Global Witness press release, 13 October 2010 | Global Witness today warmly welcomed moves by Liberian President Ellen Johnson Sirleaf to put forward for further investigation and potential prosecution a number of individuals involved in an allegedly corrupt carbon offset deal… The proposed deal was between the Liberian government and the UK company, Carbon Harvesting Corporation (CHC). CHC sought the allocation of a 400,000 hectare forest concession – which would have been by far the country’s largest forest concession – from which to sell carbon credits. Global Witness had been examining the financial, social and environmental implications of the deal and became aware of the existence of apparently irregular payments allegedly made by CHC’s CEO, Michael Foster, to a Liberian government official and a politician, via a middleman.
14 October 2010
The Analyst, 14 October 2010 | In the same breath that it praised President Sirleaf for setting up the Special Presidential Committee to probe the Carbon Harvesting Corporation fraud, the Ministry of Planning has challenged the committee to prove any wrongdoing involving Minister Amara Konneh or any other official of the ministry. President Ellen Johnson-Sirleaf reported to the nation, Tuesday this week, that the Special Presidential Committee has linked the minister to official wrongdoing and recommended that he is reprimanded for failure to exercise due diligence by issuing a blanket Concession Certificate covering Forest Management Contracts.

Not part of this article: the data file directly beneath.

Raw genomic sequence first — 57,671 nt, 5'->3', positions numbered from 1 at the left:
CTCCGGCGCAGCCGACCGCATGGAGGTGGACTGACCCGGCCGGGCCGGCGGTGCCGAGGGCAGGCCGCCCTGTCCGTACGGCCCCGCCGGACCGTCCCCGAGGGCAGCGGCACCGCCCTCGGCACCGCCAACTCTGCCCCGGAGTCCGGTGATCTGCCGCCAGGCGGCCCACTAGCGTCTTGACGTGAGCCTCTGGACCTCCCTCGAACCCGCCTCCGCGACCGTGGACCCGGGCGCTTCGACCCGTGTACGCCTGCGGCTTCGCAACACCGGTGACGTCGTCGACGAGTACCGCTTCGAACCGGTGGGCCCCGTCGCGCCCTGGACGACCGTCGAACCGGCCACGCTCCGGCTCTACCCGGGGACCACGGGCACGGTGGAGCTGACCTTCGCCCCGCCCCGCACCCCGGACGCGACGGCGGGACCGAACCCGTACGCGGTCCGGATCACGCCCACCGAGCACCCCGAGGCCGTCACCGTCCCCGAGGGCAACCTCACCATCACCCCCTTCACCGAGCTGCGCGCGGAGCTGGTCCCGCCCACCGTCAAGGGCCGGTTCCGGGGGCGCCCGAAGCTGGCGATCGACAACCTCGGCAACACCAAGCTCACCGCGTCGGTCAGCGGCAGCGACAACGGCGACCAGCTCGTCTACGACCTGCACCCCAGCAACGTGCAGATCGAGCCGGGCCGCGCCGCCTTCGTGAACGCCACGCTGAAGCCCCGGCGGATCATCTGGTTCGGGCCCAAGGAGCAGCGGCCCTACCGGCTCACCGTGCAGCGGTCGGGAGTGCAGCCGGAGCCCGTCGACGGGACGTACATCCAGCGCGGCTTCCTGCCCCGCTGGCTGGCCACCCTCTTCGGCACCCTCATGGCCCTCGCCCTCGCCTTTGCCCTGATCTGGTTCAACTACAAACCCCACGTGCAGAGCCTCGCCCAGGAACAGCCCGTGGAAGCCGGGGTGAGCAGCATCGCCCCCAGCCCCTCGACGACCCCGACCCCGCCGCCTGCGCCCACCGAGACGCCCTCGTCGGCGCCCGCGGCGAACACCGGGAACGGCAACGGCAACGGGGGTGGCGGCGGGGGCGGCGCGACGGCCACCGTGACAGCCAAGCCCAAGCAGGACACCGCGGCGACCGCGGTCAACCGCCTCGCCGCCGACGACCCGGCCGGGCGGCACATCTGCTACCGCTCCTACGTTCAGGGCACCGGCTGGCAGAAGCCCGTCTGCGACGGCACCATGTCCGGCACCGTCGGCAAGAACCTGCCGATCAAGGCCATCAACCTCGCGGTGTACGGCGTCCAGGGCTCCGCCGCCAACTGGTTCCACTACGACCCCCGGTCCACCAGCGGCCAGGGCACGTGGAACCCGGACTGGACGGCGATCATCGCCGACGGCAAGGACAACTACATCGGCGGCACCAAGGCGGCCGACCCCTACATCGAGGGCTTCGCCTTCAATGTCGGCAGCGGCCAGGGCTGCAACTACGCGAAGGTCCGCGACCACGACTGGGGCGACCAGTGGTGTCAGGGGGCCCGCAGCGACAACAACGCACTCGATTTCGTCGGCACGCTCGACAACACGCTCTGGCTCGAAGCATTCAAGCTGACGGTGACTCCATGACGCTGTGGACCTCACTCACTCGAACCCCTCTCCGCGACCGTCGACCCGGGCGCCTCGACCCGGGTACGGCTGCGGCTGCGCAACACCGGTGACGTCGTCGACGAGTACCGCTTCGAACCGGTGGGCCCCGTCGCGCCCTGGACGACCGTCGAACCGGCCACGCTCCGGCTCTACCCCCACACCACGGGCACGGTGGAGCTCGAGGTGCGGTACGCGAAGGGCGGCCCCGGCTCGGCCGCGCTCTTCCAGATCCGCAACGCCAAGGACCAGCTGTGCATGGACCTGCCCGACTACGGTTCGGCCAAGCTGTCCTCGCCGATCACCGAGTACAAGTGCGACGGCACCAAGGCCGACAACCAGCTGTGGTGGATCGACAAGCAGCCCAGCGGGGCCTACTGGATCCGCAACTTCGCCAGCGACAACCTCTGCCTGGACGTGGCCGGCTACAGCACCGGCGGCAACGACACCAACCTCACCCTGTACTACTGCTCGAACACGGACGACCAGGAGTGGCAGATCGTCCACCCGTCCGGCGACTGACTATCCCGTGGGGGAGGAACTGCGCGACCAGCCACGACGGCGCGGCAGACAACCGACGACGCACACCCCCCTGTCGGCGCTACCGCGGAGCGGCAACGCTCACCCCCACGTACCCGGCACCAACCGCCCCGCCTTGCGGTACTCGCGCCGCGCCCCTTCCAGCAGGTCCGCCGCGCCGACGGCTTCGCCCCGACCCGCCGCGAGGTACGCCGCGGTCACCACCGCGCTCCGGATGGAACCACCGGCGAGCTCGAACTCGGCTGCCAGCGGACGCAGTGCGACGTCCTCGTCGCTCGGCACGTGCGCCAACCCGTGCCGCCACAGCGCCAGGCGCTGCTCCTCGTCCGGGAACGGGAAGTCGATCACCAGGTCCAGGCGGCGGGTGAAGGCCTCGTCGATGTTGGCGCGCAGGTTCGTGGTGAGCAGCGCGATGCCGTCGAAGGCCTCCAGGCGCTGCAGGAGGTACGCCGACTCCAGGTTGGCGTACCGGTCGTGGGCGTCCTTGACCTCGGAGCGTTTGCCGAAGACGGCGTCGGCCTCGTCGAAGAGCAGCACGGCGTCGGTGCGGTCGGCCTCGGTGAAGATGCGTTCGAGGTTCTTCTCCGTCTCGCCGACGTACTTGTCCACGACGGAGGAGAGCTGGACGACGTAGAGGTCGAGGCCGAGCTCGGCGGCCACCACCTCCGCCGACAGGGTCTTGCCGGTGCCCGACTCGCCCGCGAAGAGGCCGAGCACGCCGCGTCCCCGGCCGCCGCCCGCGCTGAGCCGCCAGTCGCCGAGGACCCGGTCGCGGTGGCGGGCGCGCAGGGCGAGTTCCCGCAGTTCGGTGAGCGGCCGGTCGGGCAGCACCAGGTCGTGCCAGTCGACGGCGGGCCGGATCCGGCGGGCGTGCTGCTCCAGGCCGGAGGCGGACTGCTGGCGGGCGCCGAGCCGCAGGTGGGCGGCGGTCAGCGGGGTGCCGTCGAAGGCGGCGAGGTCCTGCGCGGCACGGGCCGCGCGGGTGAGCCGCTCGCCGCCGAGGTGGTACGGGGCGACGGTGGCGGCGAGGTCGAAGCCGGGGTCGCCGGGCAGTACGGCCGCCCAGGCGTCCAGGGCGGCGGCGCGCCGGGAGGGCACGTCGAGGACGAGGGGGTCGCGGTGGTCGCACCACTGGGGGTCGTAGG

AfricaNews, 14 October 2010 | The President of West African country Liberia Ellen Johnson-Sirleaf has forwarded the names of nine serving and former public employees to the Senate, the Ministry of Justice, and the criminal law courts for their suspected roles in the fraud associated with the activities of Carbon Harvesting Corporation (CHC) in Liberia. Those on the list include Rivercess Senior Senator Jonathan Banney. Senator Banney would initially face his peers for “appropriate action”, after which he would be scraped of immunity, in case of wrongdoing, and released to the government to be forwarded to the Justice Ministry for further probe, according to a special statement from the presidency… [T]he government has directed the ministries of Foreign Affairs and Justice to start the process of extraditing CHC manager, Michael Foster, to the UK.